How many times have you thought "Do I really need to install this update?’" The answer is "Yes you do!"
You should make sure that your computer – and your mobile devices – are switched “on” to automatically receive software updates that you can install.
When you see these updates coming through, you should accept them – don’t put it off.
At the same time, you should remove or disable any software applications that you do not use. These clutter your computer and provide potential areas of vulnerability.
Applying software updates is one the most important things you can do for your computer, tablet or even phone. It helps things to run efficiently, but more importantly if you don't perform updates, you're putting your organisation at risk.
An update, often in the form of a patch or service pack, comes from the vendors, (such as Microsoft). They release these to address vulnerabilities and problems and also to provide improvements. Software patches usually fall into two categories:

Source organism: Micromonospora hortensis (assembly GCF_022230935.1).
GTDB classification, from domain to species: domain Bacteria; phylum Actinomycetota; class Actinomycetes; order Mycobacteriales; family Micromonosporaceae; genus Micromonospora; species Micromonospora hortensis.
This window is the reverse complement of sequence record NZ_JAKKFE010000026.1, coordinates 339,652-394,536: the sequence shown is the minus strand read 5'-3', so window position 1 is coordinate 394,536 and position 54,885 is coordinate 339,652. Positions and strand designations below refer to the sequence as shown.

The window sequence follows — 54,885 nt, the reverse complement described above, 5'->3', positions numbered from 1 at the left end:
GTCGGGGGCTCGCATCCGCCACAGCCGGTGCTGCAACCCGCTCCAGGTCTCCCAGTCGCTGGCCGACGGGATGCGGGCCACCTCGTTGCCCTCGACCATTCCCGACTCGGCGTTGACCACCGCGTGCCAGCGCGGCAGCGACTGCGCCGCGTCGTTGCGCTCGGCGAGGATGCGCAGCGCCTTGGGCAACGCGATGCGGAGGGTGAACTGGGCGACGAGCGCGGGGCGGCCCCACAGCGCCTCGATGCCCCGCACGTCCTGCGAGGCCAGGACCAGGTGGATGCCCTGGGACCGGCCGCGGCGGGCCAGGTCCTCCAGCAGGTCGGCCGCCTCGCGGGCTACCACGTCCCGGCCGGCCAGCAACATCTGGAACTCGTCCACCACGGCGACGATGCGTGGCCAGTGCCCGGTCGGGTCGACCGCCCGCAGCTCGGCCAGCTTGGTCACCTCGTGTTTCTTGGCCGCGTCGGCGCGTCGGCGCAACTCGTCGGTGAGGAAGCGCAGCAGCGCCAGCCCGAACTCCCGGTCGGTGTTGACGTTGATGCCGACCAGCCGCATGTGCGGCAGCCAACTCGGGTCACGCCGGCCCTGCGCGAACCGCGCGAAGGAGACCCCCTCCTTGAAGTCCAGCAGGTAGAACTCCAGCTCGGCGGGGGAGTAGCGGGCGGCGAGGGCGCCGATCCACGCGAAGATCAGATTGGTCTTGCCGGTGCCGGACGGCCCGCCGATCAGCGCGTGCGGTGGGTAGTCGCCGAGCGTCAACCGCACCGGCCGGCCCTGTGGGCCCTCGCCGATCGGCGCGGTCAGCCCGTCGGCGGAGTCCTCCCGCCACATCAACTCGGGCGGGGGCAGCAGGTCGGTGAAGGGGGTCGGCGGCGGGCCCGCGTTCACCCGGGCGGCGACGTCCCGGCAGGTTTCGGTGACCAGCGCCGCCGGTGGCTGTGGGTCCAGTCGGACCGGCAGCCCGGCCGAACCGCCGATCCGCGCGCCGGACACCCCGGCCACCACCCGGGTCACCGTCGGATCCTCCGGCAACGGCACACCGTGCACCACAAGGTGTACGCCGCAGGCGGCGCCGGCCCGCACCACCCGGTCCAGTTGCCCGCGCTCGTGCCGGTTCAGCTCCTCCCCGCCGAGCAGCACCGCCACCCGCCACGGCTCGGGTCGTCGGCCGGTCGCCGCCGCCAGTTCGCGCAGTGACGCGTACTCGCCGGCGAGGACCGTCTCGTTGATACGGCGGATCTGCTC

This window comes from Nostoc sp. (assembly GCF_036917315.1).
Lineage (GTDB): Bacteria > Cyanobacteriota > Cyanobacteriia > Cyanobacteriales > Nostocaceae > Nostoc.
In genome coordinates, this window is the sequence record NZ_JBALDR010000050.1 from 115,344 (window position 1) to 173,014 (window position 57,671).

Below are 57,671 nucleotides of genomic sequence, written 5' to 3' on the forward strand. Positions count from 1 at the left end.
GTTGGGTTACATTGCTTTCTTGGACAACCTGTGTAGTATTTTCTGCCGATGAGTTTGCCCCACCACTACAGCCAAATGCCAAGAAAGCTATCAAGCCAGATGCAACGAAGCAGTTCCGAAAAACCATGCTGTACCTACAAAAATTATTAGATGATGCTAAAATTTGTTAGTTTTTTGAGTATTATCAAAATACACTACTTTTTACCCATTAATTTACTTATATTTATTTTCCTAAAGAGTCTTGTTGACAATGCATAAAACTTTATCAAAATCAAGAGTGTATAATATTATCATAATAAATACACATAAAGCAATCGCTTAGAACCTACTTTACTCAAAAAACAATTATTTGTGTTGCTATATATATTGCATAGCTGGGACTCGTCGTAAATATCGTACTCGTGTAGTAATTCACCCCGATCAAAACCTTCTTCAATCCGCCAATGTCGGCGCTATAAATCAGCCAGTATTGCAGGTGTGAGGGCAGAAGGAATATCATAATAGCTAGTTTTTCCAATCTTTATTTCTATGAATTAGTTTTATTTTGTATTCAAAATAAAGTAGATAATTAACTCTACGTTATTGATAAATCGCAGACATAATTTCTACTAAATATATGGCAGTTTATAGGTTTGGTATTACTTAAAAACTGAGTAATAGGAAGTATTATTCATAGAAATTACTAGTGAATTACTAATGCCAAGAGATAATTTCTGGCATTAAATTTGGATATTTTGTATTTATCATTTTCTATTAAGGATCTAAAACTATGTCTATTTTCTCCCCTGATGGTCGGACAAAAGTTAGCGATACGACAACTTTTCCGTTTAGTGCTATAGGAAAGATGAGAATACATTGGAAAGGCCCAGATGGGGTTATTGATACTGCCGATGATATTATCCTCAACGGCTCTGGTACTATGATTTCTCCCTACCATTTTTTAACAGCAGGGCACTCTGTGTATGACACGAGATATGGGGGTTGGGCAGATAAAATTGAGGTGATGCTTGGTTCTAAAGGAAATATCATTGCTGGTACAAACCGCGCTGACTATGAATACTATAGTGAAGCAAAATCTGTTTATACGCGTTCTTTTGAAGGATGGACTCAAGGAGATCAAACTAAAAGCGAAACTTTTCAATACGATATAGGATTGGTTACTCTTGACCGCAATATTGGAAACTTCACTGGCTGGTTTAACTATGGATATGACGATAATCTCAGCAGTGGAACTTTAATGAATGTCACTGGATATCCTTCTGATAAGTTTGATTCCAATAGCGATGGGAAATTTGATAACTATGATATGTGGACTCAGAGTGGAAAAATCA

Security vulnerability fixes - Most malicious software (malware) is focused on exploiting weaknesses caused by out of date systems. In fact, more than 90% of updates are to patch security vulnerabilities in programs.
Bug fixes & enhancements - These patches and upgrades are designed to improve the performance of your computer. Sometimes bugs (or mistakes by the programmer) aren't discovered until the software has been released and is being used. When bugs are reported, fixes are developed and released as part of the next update.
So next time you you go to close the pop-up message reminding you to install an update, remember how important they are to you and your business and let your system update.